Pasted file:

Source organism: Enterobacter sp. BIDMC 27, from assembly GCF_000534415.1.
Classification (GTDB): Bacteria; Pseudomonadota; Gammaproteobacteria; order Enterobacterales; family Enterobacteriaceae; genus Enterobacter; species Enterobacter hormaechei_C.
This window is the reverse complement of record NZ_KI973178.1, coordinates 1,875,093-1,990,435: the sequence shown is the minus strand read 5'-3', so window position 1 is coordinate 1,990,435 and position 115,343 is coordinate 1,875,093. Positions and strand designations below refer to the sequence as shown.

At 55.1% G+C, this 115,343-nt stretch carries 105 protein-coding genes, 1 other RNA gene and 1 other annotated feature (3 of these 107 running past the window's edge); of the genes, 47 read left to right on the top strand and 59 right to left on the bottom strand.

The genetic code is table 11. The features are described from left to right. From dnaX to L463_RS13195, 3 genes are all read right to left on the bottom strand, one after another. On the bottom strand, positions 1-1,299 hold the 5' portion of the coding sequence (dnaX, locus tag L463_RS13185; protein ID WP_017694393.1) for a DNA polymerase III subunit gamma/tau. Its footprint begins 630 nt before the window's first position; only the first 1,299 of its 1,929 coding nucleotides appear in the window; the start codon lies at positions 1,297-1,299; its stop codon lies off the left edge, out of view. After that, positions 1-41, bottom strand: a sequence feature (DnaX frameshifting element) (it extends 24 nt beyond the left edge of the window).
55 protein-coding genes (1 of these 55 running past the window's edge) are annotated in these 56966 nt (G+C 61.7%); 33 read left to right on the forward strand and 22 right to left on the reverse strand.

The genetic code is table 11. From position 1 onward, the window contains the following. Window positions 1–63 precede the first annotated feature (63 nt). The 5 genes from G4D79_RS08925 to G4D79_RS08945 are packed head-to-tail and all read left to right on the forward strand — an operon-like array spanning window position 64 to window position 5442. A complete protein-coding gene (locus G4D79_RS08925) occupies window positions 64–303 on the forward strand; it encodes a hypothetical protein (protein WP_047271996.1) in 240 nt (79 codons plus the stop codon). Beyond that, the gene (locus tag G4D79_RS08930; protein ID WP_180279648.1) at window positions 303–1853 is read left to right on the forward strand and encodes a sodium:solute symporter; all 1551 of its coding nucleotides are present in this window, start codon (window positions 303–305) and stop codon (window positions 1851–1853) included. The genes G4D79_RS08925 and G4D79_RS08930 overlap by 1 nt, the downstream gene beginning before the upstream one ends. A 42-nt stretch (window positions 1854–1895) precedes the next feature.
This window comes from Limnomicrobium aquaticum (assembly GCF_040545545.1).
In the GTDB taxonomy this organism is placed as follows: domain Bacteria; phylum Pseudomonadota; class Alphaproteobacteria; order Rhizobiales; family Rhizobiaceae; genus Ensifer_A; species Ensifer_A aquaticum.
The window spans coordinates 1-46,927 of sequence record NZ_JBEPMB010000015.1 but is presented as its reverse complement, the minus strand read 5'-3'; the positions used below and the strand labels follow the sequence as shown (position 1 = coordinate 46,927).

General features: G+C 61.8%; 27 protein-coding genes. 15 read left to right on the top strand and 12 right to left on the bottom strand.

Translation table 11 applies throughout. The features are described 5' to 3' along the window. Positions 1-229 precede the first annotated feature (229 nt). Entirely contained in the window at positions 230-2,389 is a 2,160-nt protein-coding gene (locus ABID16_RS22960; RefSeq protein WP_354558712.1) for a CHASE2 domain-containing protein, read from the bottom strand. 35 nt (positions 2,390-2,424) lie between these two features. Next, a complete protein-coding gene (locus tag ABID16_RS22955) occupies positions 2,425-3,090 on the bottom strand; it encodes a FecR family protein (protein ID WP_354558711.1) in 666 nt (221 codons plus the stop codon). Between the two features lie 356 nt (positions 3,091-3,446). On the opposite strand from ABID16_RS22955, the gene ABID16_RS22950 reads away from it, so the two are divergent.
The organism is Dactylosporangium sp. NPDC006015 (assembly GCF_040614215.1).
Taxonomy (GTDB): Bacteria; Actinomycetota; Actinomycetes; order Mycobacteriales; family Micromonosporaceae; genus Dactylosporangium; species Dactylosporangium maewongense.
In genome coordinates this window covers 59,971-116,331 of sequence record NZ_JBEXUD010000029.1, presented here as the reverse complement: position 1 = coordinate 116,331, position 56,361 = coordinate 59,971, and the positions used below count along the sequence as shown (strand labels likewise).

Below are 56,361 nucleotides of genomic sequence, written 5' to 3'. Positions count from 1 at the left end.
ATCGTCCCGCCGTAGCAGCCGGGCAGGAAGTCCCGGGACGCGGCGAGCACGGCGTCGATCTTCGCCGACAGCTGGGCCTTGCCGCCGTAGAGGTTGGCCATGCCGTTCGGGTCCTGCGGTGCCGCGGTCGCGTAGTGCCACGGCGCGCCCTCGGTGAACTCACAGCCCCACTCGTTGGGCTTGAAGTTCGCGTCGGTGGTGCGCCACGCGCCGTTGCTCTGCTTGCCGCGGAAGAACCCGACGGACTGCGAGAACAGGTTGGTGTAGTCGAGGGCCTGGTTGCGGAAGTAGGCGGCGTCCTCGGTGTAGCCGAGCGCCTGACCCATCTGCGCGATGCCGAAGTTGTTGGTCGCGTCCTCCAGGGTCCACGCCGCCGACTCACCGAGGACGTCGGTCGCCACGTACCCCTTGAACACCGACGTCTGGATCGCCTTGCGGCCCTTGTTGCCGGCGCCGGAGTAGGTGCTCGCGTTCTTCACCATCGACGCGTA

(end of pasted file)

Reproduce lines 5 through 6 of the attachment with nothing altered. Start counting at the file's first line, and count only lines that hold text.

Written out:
The genetic code is table 11. The features are described from left to right. From dnaX to L463_RS13195, 3 genes are all read right to left on the bottom strand, one after another. On the bottom strand, positions 1-1,299 hold the 5' portion of the coding sequence (dnaX, locus tag L463_RS13185; protein ID WP_017694393.1) for a DNA polymerase III subunit gamma/tau. Its footprint begins 630 nt before the window's first position; only the first 1,299 of its 1,929 coding nucleotides appear in the window; the start codon lies at positions 1,297-1,299; its stop codon lies off the left edge, out of view. After that, positions 1-41, bottom strand: a sequence feature (DnaX frameshifting element) (it extends 24 nt beyond the left edge of the window).
55 protein-coding genes (1 of these 55 running past the window's edge) are annotated in these 56966 nt (G+C 61.7%); 33 read left to right on the forward strand and 22 right to left on the reverse strand.